II. Bringing back the dead: The CLDR project
The CLDR project is led by researchers and librarians at the Queensland University of Technology, in collaboration with Deakin University, University of Sydney, and members of the AustLit team at The University of Queensland. The CLDR project is a “Research Community” of the electronic bibliographic database AustLit: The Australian Literature Resource, which is working towards the goal of providing a complete bibliographic record of the nation’s literature. AustLit offers users with a single entry point to enhanced scholarly resources on Australian writers, their works, and other aspects of Australian literary culture and activities. AustLit and its Research Communities are supported by grants from the Australian Research Council and financial and in-kind contributions from a consortium of Australian universities, and by other external funding sources such as the National Collaborative Research Infrastructure Strategy.
Like other more extensive digitisation projects, such as Project Gutenberg and the Rosetta Project, the CLDR project aims to provide a centralised access point for digital surrogates of early published works of Australian children’s literature, with access pathways to existing resources. The first stage of the CLDR project is to provide access to digitised, full-text, out-of-copyright Australian children’s literature from European settlement to 1945, with selected digitised critical works relevant to the field. Texts comprise a range of genres, including poetry, drama, and narrative for young readers and picture books, songs, and rhymes for infants. Currently, a selection of 75 e-texts and digital scans of original texts from Project Gutenberg and Internet Archive have been linked to the Children’s Literature Research Community. By the end of 2009, the CLDR will have digitised approximately 1000 literary texts and a significant number of critical works. Stage II and subsequent development will involve digitisation of selected texts from 1945 onwards.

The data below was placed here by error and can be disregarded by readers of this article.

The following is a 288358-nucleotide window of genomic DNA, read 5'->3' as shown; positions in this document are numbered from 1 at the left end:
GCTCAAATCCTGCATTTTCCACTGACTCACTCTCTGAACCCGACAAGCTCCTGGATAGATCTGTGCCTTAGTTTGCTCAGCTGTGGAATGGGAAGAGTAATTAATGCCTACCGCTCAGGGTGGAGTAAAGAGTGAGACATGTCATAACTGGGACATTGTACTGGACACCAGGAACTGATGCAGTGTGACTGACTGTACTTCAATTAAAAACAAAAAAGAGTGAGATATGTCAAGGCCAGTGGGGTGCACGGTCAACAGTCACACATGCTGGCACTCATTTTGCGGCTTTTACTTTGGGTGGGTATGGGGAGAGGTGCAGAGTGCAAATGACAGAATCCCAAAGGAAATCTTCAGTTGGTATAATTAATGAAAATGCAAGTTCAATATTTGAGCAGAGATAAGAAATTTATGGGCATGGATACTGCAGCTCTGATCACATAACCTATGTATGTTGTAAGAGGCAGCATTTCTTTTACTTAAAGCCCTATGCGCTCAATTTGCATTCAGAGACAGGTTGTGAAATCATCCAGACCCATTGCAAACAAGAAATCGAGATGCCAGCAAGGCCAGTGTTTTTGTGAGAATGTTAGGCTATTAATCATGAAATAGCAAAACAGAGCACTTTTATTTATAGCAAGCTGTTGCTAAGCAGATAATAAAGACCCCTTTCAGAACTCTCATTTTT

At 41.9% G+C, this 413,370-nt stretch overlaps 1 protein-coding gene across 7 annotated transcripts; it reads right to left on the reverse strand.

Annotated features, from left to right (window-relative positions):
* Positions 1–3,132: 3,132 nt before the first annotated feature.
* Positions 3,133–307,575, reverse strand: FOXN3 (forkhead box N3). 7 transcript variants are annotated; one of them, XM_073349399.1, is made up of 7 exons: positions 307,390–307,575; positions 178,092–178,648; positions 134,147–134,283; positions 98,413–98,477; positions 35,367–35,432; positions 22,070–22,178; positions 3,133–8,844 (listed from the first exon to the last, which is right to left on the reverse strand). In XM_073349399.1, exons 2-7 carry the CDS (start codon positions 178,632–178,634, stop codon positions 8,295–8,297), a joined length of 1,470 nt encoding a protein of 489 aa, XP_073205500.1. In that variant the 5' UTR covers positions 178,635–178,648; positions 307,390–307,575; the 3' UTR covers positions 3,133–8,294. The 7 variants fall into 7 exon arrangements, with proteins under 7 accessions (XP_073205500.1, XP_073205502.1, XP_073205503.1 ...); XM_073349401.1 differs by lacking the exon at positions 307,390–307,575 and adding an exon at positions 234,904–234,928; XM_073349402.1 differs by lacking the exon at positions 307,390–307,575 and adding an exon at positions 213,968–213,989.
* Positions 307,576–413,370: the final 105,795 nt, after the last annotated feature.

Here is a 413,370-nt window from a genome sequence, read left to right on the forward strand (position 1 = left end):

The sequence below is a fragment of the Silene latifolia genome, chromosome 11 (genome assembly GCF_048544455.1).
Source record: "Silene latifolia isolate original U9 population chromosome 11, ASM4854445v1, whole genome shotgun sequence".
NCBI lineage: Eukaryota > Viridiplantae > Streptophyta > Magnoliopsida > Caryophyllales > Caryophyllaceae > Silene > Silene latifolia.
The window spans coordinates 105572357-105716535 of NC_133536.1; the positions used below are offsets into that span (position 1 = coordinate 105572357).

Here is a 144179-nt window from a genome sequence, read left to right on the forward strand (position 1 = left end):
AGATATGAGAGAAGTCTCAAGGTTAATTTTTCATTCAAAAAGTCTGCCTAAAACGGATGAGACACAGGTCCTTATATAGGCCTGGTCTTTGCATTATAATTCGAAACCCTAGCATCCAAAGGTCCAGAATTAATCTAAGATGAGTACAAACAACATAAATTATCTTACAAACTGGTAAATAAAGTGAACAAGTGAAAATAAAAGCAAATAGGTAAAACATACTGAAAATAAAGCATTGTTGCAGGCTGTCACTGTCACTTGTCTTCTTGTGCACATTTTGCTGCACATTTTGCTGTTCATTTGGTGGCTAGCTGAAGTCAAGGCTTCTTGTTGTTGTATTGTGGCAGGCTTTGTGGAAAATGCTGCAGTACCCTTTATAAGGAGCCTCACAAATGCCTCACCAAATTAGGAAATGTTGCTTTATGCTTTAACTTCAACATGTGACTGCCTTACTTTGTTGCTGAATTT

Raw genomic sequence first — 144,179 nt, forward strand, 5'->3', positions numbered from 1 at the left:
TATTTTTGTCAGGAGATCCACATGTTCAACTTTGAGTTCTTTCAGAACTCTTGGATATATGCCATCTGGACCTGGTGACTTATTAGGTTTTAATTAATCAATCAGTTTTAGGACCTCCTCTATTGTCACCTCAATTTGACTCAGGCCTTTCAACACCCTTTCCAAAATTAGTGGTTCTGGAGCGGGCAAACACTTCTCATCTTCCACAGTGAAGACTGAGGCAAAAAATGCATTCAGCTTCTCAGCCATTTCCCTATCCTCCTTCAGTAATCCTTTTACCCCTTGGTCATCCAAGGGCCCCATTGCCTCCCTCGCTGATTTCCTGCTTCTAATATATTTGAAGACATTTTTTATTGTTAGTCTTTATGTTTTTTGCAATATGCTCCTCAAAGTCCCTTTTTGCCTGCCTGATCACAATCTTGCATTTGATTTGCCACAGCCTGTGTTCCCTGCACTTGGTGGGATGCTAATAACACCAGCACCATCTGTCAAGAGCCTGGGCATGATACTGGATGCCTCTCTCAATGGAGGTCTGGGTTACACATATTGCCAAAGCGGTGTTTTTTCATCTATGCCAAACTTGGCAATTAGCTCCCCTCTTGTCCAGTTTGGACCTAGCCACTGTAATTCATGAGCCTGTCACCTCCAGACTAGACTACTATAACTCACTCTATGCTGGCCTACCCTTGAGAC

A precursor to the CLDR project has been undertaken by Deakin University in collaboration with the State Library of Victoria, whereby a digital bibliographic index comprising Victorian School Readers has been completed with plans for full-text digital surrogates of a selection of these texts. These texts provide valuable insights into citizenship, identity, and values formation from the 1930s onwards.
At the time of writing, the CLDR is at an early stage of development. An extensive survey of out-of-copyright texts has been completed and the digitisation of these resources is about to commence. The project plans to make rich content searchable, allowing scholars from children’s literature studies and education to benefit from the many advantages of online scholarship. What digital publishing and associated digital archives, electronic texts, hypermedia, and so forth foreground is the fact that writers, readers, publishers, programmers, designers, critics, booksellers, teachers, and copyright laws operate within a context that is highly mediated by technology.
In his article on large-scale digitisation projects carried out by Cornell and University of Michigan with the Making of America collection of 19th-century American serials and monographs, Hirtle notes that when special collections’ materials are available via the Web, with appropriate metadata and software, then they can “increase use of the material, contribute to new forms of research, and attract new users to the material” (44). Furthermore, Hirtle contends that despite the poor ergonomics associated with most electronic displays and e-book readers, “people will, when given the opportunity, consult an electronic text over the print original” (46). If this preference is universally accurate, especially for researchers and students, then it follows that not only will the preference for electronic surrogates of original material increase, but preference for other kinds of electronic texts will also increase.